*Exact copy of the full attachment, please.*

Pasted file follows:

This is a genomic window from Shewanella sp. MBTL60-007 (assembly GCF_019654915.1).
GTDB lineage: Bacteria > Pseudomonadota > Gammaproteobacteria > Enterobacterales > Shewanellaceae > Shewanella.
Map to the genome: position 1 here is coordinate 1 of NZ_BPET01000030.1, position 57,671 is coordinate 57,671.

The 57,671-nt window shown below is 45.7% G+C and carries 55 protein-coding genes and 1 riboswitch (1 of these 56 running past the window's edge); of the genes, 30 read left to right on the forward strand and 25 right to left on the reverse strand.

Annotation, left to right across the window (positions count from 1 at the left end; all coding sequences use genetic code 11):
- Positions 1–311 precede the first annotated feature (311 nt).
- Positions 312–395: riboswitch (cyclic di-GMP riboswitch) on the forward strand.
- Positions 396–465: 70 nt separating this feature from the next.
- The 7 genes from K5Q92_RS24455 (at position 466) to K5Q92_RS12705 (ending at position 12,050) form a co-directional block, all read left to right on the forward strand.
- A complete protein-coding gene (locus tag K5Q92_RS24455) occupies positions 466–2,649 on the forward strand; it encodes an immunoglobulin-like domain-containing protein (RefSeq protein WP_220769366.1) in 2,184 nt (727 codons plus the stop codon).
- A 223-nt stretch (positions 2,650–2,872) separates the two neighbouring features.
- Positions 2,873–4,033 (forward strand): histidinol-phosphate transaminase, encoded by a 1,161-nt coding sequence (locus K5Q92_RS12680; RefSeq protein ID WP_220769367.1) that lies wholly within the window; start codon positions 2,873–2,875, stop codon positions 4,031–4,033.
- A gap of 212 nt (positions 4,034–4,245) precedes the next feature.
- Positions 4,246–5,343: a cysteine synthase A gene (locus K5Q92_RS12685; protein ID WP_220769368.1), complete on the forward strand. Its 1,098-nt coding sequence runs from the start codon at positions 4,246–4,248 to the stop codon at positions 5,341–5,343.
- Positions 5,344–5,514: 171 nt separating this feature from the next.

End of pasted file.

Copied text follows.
This is a genomic window from Shewanella sp. MBTL60-007 (assembly GCF_019654915.1).
GTDB lineage: Bacteria > Pseudomonadota > Gammaproteobacteria > Enterobacterales > Shewanellaceae > Shewanella.
Map to the genome: position 1 here is coordinate 1 of NZ_BPET01000030.1, position 57,671 is coordinate 57,671.

The 57,671-nt window shown below is 45.7% G+C and carries 55 protein-coding genes and 1 riboswitch (1 of these 56 running past the window's edge); of the genes, 30 read left to right on the forward strand and 25 right to left on the reverse strand.

Annotation, left to right across the window (positions count from 1 at the left end; all coding sequences use genetic code 11):
- Positions 1–311 precede the first annotated feature (311 nt).
- Positions 312–395: riboswitch (cyclic di-GMP riboswitch) on the forward strand.
- Positions 396–465: 70 nt separating this feature from the next.
- The 7 genes from K5Q92_RS24455 (at position 466) to K5Q92_RS12705 (ending at position 12,050) form a co-directional block, all read left to right on the forward strand.
- A complete protein-coding gene (locus tag K5Q92_RS24455) occupies positions 466–2,649 on the forward strand; it encodes an immunoglobulin-like domain-containing protein (RefSeq protein WP_220769366.1) in 2,184 nt (727 codons plus the stop codon).
- A 223-nt stretch (positions 2,650–2,872) separates the two neighbouring features.
- Positions 2,873–4,033 (forward strand): histidinol-phosphate transaminase, encoded by a 1,161-nt coding sequence (locus K5Q92_RS12680; RefSeq protein ID WP_220769367.1) that lies wholly within the window; start codon positions 2,873–2,875, stop codon positions 4,031–4,033.
- A gap of 212 nt (positions 4,034–4,245) precedes the next feature.
- Positions 4,246–5,343: a cysteine synthase A gene (locus K5Q92_RS12685; protein ID WP_220769368.1), complete on the forward strand. Its 1,098-nt coding sequence runs from the start codon at positions 4,246–4,248 to the stop codon at positions 5,341–5,343.
- Positions 5,344–5,514: 171 nt separating this feature from the next.